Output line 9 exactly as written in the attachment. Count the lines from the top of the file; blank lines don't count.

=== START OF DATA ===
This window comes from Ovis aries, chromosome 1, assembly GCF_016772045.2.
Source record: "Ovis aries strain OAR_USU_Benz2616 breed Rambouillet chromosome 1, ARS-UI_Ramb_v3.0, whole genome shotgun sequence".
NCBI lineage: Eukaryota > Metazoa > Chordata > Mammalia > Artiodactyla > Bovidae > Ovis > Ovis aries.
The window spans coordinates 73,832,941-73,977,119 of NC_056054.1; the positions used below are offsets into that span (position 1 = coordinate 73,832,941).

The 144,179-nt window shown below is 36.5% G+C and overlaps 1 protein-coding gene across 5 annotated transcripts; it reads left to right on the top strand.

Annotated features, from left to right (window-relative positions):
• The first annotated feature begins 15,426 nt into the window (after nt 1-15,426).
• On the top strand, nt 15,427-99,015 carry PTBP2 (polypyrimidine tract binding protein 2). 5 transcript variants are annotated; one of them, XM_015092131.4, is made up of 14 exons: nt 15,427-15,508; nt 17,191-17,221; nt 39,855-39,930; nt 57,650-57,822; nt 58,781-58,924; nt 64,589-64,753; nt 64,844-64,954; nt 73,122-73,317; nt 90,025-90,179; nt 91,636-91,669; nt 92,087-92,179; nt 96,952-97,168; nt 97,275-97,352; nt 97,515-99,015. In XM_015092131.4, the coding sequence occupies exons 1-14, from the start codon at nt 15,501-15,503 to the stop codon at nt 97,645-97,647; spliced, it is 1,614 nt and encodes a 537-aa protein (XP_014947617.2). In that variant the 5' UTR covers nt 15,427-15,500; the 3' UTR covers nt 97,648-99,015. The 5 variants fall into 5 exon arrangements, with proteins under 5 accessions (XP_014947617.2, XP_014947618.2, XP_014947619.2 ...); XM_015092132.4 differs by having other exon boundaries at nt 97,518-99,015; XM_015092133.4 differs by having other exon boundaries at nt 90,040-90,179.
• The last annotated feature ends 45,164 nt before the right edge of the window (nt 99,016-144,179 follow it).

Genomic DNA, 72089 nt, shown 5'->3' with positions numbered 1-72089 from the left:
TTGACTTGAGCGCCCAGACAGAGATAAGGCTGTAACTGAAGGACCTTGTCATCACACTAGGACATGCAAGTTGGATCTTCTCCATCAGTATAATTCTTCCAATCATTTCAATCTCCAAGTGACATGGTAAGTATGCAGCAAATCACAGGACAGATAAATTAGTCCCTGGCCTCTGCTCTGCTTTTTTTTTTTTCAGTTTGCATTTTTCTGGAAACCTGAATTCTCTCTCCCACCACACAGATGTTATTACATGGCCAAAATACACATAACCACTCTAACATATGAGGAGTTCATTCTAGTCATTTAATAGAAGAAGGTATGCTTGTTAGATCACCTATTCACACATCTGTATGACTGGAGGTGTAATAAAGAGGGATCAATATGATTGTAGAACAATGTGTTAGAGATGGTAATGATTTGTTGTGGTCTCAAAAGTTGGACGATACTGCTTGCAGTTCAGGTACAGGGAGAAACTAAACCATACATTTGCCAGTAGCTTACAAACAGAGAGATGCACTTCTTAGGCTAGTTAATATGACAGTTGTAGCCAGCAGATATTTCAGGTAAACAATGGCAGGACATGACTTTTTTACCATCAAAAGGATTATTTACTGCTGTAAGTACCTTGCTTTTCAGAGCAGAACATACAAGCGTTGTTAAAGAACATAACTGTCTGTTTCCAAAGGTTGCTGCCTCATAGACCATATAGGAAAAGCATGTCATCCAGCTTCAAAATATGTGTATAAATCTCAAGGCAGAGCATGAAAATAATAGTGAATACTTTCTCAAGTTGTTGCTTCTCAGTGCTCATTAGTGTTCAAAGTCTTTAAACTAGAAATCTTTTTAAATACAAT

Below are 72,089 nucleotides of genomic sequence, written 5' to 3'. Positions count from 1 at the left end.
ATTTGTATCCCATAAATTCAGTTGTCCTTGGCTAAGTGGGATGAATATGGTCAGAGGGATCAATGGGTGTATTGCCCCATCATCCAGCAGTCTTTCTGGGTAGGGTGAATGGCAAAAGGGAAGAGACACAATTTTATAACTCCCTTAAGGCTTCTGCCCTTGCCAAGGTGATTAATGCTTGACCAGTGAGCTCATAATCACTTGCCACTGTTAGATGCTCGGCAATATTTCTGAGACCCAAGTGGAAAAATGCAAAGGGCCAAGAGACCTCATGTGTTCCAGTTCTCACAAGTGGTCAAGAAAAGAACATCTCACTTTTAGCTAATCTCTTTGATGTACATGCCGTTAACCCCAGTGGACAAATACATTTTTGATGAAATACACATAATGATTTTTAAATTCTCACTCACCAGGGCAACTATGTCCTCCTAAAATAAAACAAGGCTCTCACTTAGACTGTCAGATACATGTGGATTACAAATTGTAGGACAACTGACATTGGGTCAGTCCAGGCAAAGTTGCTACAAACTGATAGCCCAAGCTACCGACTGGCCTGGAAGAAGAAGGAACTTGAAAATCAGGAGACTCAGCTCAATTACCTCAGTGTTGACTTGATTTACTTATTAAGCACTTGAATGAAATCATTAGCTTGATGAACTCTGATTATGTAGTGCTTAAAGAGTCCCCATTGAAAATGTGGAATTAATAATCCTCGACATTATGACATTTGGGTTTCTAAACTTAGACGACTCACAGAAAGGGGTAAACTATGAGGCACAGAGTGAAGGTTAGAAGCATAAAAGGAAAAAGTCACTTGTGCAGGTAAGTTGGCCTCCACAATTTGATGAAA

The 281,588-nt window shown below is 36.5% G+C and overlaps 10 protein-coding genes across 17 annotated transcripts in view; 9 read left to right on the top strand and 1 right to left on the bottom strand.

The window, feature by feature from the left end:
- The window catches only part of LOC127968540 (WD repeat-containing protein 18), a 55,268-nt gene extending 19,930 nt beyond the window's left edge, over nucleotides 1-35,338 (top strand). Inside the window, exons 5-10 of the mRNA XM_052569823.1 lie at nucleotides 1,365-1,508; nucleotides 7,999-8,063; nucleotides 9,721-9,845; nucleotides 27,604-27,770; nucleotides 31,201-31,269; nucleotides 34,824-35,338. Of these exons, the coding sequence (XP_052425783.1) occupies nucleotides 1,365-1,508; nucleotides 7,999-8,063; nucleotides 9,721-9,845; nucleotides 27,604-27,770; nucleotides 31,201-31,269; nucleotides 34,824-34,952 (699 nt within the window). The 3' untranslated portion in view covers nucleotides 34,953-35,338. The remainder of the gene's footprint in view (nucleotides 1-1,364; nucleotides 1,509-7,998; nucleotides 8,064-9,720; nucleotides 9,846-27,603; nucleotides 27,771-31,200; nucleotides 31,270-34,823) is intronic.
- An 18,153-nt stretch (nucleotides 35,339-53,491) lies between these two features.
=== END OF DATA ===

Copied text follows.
• The last annotated feature ends 45,164 nt before the right edge of the window (nt 99,016-144,179 follow it).